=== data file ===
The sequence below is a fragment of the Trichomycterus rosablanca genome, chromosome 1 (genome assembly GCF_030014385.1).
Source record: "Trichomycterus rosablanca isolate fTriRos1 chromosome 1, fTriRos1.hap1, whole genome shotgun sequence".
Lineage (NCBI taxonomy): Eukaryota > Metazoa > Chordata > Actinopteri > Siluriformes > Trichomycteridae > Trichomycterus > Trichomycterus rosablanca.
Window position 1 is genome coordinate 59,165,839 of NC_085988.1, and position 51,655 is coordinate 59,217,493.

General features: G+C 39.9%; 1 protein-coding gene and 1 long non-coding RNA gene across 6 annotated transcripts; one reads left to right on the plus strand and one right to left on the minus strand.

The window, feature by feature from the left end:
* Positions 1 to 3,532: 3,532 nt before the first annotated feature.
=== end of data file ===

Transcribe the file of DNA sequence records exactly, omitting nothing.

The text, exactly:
The sequence below is a fragment of the Trichomycterus rosablanca genome, chromosome 1 (genome assembly GCF_030014385.1).
Source record: "Trichomycterus rosablanca isolate fTriRos1 chromosome 1, fTriRos1.hap1, whole genome shotgun sequence".
Lineage (NCBI taxonomy): Eukaryota > Metazoa > Chordata > Actinopteri > Siluriformes > Trichomycteridae > Trichomycterus > Trichomycterus rosablanca.
Window position 1 is genome coordinate 59,165,839 of NC_085988.1, and position 51,655 is coordinate 59,217,493.

General features: G+C 39.9%; 1 protein-coding gene and 1 long non-coding RNA gene across 6 annotated transcripts; one reads left to right on the plus strand and one right to left on the minus strand.

The window, feature by feature from the left end:
* Positions 1 to 3,532: 3,532 nt before the first annotated feature.